An electric car is quiet. That does pose some danger to pedestrians who trust their ears to safety but I love it. I can listen to music (oldies stuff, of course) better while I drive. I can hear the noise of the tires and detect the slightest problem with them early. It’s one less thing about which to worry. An electric car has no exhaust. Of course that’s good for the atmosphere but I hate being near an engine cranking out whatnot by the ton. It’s just foul gases for no benefit to anyone.

Why should I not be happier and spending less in my old age? Governments, go on promoting electric vehicles. Help a senior today! Manitoba, where’s our subsidy? BC, Ontario and Quebec have them to benefit seniors and others and to promote electric vehicles. Why not Manitoba with an abundance of renewable energy?

About Robert Pogson

I am a retired teacher in Canada. I taught in the subject areas where I have worked for almost forty years: maths, physics, chemistry and computers. I love hunting, fishing, picking berries and mushrooms, too.
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8 Responses to Aging Gracefully In Canada

  1. dougman wrote, “he can hold a electric wind-mill fan out the door which will charge said battery of EV”.

    Most electric vehicles and hybrids have regenerative braking. No need for a windmill. It’s not exactly $free energy but recycled energy. It matters.

  2. dougman says:

    Pogsey is of the sound mind, to say that, when cruising downhill in his EV, he can hold a electric wind-mill fan out the door which will charge said battery of EV.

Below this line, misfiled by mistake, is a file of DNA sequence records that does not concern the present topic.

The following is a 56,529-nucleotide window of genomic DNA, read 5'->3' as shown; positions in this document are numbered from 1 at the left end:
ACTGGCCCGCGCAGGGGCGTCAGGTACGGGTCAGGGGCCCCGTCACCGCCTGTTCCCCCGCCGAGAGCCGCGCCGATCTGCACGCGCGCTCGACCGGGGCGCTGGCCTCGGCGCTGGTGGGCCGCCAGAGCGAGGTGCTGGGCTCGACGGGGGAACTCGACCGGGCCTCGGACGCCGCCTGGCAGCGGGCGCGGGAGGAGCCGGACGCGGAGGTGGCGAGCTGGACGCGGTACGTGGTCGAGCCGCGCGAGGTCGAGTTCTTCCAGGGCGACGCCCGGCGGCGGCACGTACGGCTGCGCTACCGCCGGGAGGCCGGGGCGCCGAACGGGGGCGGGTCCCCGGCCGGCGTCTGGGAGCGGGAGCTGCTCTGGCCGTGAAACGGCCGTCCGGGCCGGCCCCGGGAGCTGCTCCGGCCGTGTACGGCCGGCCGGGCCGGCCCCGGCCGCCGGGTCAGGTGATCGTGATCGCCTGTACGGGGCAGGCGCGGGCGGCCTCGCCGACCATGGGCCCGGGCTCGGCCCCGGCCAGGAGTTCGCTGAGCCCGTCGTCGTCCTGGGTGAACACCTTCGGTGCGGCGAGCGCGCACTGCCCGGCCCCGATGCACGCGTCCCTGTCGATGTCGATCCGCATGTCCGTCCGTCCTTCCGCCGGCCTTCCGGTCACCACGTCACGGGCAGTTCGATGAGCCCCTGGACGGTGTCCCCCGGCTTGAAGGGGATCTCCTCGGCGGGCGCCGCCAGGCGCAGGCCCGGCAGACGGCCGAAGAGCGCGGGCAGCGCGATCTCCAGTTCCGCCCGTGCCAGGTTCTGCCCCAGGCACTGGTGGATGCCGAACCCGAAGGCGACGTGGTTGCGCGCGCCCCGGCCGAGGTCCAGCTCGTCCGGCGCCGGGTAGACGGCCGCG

There is free energy, and there is “free-energy”.

  3. Deaf Spy says:

    And from the same source:
    Such an important question needs to be discussed and analysed – advocates of wind power shouldn’t shy away from such a debate

    But, of course, Robert never criticizes his pet ideas: ARM, electric vehicles, Linux… 🙂

  4. Yes, FAKE NEWS. “The analysis by Garrad Hassan in WWF-UK’s Positive Energy report (www.wwf.org.uk/positiveenergy) also showed that greater interconnection between the UK and Europe could reduce the amount of gas back-up plants required in the UK by up to 50% and ensure that the remaining gas plants on the system are operated far more economically.”

    The thesis of Deaf Spy’s crackpot is that backup power for wind is less efficient. Of course, he’s assuming a turbine plant for each windfarm when in reality there exists a grid and one turbine plant can back up many windfarms. Bad maths. Garbage in and garbage out. My quote is from the same article Deaf Spy quoted, BTW so he knew or should have known his guy was a crackpot.